2) Should the Star be included in the Olympics? Pride compels us to say “yes”. Practicality suggests that the Star is one of the few options for keelboats as it is a two person team and keeps the numbers of athletes manageable. A new Class for 2020 seems improbable. Our current champions are at the top of the sport of sailing and we have enjoyed a long history in the Olympics. However, a return to the Olympics should turn on what is best for our Class.
3) Is inclusion in the Olympics good for the Star Class? This is the most important question. Historically, Olympics Classes have failed to maintain membership and have died on the vine, the Star Class excluded. The Star has historically been an exception to this trend until the last 12 years 2000-2012. During those years, the cost of the boat (or even the perception of the cost of the boat) and ability to compete with heavily funded
Olympic programs has hurt membership. We lost possibly 50% of our membership. Is this due to the Olympics? This is a valid debate. In my opinion, these last few years have seen our Class thrive. Our Worlds and Continental events have been strong and the competition more balanced. Our fleet and district activity however is doing poorly.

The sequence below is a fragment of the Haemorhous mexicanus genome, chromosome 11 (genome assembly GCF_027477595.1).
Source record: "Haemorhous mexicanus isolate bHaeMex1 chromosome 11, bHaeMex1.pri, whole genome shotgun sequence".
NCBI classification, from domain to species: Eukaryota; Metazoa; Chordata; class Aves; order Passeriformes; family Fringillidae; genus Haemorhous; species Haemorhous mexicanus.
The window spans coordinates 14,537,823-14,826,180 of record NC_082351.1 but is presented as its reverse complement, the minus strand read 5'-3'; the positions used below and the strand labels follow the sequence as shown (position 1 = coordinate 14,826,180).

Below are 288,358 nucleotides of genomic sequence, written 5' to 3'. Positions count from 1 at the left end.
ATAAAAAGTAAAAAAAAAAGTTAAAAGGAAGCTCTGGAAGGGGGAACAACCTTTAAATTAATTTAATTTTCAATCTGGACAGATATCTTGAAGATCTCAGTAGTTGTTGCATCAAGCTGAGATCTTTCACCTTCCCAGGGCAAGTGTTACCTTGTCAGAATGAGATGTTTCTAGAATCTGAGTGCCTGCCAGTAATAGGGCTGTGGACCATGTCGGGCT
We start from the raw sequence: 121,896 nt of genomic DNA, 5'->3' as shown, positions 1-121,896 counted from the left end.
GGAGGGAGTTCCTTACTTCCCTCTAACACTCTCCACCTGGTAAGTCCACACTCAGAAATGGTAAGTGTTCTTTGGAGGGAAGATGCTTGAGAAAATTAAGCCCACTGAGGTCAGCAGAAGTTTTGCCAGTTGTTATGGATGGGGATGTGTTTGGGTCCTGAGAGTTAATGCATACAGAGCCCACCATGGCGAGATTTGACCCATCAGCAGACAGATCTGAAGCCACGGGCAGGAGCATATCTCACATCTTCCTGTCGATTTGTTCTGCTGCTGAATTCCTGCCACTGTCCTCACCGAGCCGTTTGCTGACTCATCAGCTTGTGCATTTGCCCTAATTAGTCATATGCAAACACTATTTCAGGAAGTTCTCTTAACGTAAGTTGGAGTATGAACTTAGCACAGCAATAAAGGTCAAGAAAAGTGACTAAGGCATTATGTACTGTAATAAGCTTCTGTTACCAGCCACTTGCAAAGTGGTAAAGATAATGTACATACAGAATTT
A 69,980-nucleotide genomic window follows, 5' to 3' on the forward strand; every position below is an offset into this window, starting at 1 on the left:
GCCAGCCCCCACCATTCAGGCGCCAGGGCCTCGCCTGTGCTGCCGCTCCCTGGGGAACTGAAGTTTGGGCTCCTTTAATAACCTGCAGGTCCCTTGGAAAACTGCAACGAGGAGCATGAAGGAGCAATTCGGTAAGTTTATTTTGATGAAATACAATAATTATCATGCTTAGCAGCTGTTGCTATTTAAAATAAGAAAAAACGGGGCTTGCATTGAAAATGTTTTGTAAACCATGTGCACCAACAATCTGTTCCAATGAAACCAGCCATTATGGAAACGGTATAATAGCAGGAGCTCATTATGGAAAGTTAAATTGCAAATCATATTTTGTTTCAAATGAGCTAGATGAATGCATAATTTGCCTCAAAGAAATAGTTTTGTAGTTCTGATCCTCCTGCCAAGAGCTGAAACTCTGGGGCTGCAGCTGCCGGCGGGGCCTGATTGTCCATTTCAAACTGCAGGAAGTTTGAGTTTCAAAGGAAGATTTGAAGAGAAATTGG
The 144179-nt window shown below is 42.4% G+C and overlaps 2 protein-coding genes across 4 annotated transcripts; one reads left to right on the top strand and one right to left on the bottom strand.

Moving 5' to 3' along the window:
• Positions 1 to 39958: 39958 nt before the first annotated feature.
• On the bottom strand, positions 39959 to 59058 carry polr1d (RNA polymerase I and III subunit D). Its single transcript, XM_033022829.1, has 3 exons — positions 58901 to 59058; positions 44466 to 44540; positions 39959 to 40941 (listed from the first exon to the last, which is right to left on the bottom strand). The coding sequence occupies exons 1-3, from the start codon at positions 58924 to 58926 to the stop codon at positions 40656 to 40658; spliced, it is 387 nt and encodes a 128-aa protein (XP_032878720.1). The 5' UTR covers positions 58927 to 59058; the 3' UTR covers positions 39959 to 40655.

Local participation may only be a problem for the USA and Canada; I defer to others in Europe and South America as to their opinion of local participation. The Star Sailors League has been a great help for our profile, tough mainly in Europe. Is returning to the Olympics like dating your ex-wife? Our Olympic hangover seems to be over, so now do we go back and date our ex-wife and find ourselves four years later having to start over again but with less boats and sailors?
4) What is the opinion of our membership? Again, I can’t speak for the rest of the world, but I have only encountered a few sailors in the USA or Canada that are excited about the prospect of returning to the Olympics. However, if South America and Europe feels strongly about returning, I don’t think the North American sentiment should rule the day. We have seen growth in South America and Europe and if our membership demands inclusion in the Olympics, then we should listen. One final note on this front, if another keelboat class is trying to be included in the Olympics and that Class would compete for our members, we probably have no choice but to seek inclusion to the Olympics or we may suffer a decline in our membership.
5) Should the International Star Class actively pursue inclusion, what message are we sending to members merely by seeking inclusion? This turns upon our members’ opinion. If membership feels we should try to get back in then we must put forth the effort. Win or lose, it will be okay, but if we don’t try it would be a disservice to our members. If membership is opposed, then I feel we should walk away and not engage the World Sailing Council other than promoting the inclusion of keelboats; move with confidence, let the Class know, one way or the other.